Volkswagen’s electric-powered dune buggy crams futuristic tech right into a retro bundle

In January, Volkswagen teased a new electric dune buggy, a modern reinterpretation of the classic American dune buggies that were first created in the 1960s. Now, the battery-powered buggy is making its global debut this week at the Geneva Motor Show, and it has a name: the I.D. Buggy, placing it alongside the automaker’s other I.D.-branded vehicles that are meant to represent VW’s all-electric future.

The I.D. Buggy is at once futuristic and retro. A 62 kWh lithium-ion battery is integrated into the buggy’s floor, while a 201-horsepower electric motor in the rear gives it an expected range of 155 miles on the WLTP cycle (the EU’s new, more stringent standard for measuring EV range). The battery is designed for short but active distances — in other words, you won’t be taking this on any road trips. On paved roads, the buggy can sprint from zero to 62 mph in 7.2 seconds. The maximum speed is electronically controlled at 99 mph.

The minimalistic design — no doors or roof on this two-seater — lets drivers feel the spray of sand as they crest the dunes of Baja. It’s a far-fetched concept that could hold promise for the future of low-volume sporty cars.

For VW, the buggy is meant to show off the versatility of its MEB, or “Modulare E-Antriebs-Baukasten,” which is German for “modular electric drive matrix.” The company is betting big on its MEB platform, which will serve as the basis for the 10 million electric cars it wants to sell.

Also known as beach buggies and sand rails, dune buggies became wildly popular in the 1960s with the launch of the Meyers Manx, produced by California surfer and entrepreneur Bruce Meyers. Debuting in 1964, Meyers came up with the idea of lifting the body off the original Volkswagen Beetle and replacing it with a fiberglass, open-topped shell, making a few other modifications that would let it operate on sand dunes, as well as public roads.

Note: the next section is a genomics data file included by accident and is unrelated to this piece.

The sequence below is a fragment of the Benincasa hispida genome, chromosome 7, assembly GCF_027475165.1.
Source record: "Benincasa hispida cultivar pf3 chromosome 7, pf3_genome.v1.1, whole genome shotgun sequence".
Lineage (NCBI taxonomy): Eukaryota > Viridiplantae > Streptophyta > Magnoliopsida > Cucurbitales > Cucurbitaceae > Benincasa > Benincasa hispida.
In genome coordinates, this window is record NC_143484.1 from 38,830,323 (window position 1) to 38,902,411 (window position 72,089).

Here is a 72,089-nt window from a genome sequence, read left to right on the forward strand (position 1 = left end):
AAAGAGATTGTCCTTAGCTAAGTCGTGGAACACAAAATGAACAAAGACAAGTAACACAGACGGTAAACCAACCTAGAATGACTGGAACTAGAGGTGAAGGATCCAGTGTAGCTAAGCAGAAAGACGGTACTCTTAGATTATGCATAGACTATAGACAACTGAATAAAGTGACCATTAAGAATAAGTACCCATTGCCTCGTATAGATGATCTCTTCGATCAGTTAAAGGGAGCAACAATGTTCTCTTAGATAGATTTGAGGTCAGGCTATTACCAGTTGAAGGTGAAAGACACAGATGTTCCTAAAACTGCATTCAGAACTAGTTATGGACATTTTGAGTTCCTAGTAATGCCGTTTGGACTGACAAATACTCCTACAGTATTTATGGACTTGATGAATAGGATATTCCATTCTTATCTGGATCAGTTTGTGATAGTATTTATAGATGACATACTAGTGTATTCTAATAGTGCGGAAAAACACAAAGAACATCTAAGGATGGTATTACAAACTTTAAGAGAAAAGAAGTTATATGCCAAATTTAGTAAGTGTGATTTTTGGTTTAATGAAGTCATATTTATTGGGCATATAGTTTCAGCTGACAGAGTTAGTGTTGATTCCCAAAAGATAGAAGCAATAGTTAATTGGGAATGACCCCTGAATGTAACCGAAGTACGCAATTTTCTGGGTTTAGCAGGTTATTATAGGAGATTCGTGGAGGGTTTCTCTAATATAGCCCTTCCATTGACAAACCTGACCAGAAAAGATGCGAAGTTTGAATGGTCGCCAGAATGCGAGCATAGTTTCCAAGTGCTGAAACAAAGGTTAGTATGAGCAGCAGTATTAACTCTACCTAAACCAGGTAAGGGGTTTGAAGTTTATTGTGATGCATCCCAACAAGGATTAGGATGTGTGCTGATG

Volkswagen estimates that as many as 250,000 of the original Beetles were modified into dune buggies and other unique models by the 1980s. Meyers himself relaunched his company in 2000.

All buggies from the 1960s featured a high degree of modular variability. The I.D. Buggy is no different. According to VW, it’s a pure two-seater that can be converted to seat four. Another electric motor can be added to the front axle to make four-wheel drive possible. In fact, the upper body can be completely detached from the MEB chassis, opening up a world of possibilities for third-party manufacturers as the original Meyers Manx kit did for the first buggies.

The paint job, which VW describes as “fern green,” is reminiscent of the automaker’s Day-Glo yellow microbus concept, the I.D. Buzz, which it first revealed in 2017. This makes sense considering all are members of VW’s I.D. Family, a new generation of connected, autonomous electric vehicles. Other members include the Vizzion, a 400-mile range, 75 kWh-motor sedan, and the Crozz, a self-driving crossover SUV.

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